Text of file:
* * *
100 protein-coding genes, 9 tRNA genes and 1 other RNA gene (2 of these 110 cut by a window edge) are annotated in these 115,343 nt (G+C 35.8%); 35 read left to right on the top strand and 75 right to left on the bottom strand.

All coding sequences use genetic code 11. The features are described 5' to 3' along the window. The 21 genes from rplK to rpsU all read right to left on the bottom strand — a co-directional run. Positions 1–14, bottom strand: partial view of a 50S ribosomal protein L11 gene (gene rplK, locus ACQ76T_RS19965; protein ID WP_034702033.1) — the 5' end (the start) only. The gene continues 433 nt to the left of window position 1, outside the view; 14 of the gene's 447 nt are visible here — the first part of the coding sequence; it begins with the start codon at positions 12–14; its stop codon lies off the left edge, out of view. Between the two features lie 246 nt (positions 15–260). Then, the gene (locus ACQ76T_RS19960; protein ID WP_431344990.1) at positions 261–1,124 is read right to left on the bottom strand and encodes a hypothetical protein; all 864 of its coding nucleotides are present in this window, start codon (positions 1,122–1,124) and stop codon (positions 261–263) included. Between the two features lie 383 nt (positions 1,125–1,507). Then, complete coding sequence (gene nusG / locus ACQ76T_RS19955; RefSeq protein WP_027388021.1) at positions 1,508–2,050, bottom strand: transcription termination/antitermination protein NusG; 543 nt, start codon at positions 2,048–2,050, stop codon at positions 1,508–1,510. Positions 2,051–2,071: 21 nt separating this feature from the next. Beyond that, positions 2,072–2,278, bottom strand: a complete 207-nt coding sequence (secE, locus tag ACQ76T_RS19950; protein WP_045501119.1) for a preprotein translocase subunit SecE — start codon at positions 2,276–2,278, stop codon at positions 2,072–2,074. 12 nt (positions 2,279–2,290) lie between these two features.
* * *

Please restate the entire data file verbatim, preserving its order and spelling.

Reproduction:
100 protein-coding genes, 9 tRNA genes and 1 other RNA gene (2 of these 110 cut by a window edge) are annotated in these 115,343 nt (G+C 35.8%); 35 read left to right on the top strand and 75 right to left on the bottom strand.

All coding sequences use genetic code 11. The features are described 5' to 3' along the window. The 21 genes from rplK to rpsU all read right to left on the bottom strand — a co-directional run. Positions 1–14, bottom strand: partial view of a 50S ribosomal protein L11 gene (gene rplK, locus ACQ76T_RS19965; protein ID WP_034702033.1) — the 5' end (the start) only. The gene continues 433 nt to the left of window position 1, outside the view; 14 of the gene's 447 nt are visible here — the first part of the coding sequence; it begins with the start codon at positions 12–14; its stop codon lies off the left edge, out of view. Between the two features lie 246 nt (positions 15–260). Then, the gene (locus ACQ76T_RS19960; protein ID WP_431344990.1) at positions 261–1,124 is read right to left on the bottom strand and encodes a hypothetical protein; all 864 of its coding nucleotides are present in this window, start codon (positions 1,122–1,124) and stop codon (positions 261–263) included. Between the two features lie 383 nt (positions 1,125–1,507). Then, complete coding sequence (gene nusG / locus ACQ76T_RS19955; RefSeq protein WP_027388021.1) at positions 1,508–2,050, bottom strand: transcription termination/antitermination protein NusG; 543 nt, start codon at positions 2,048–2,050, stop codon at positions 1,508–1,510. Positions 2,051–2,071: 21 nt separating this feature from the next. Beyond that, positions 2,072–2,278, bottom strand: a complete 207-nt coding sequence (secE, locus tag ACQ76T_RS19950; protein WP_045501119.1) for a preprotein translocase subunit SecE — start codon at positions 2,276–2,278, stop codon at positions 2,072–2,074. 12 nt (positions 2,279–2,290) lie between these two features.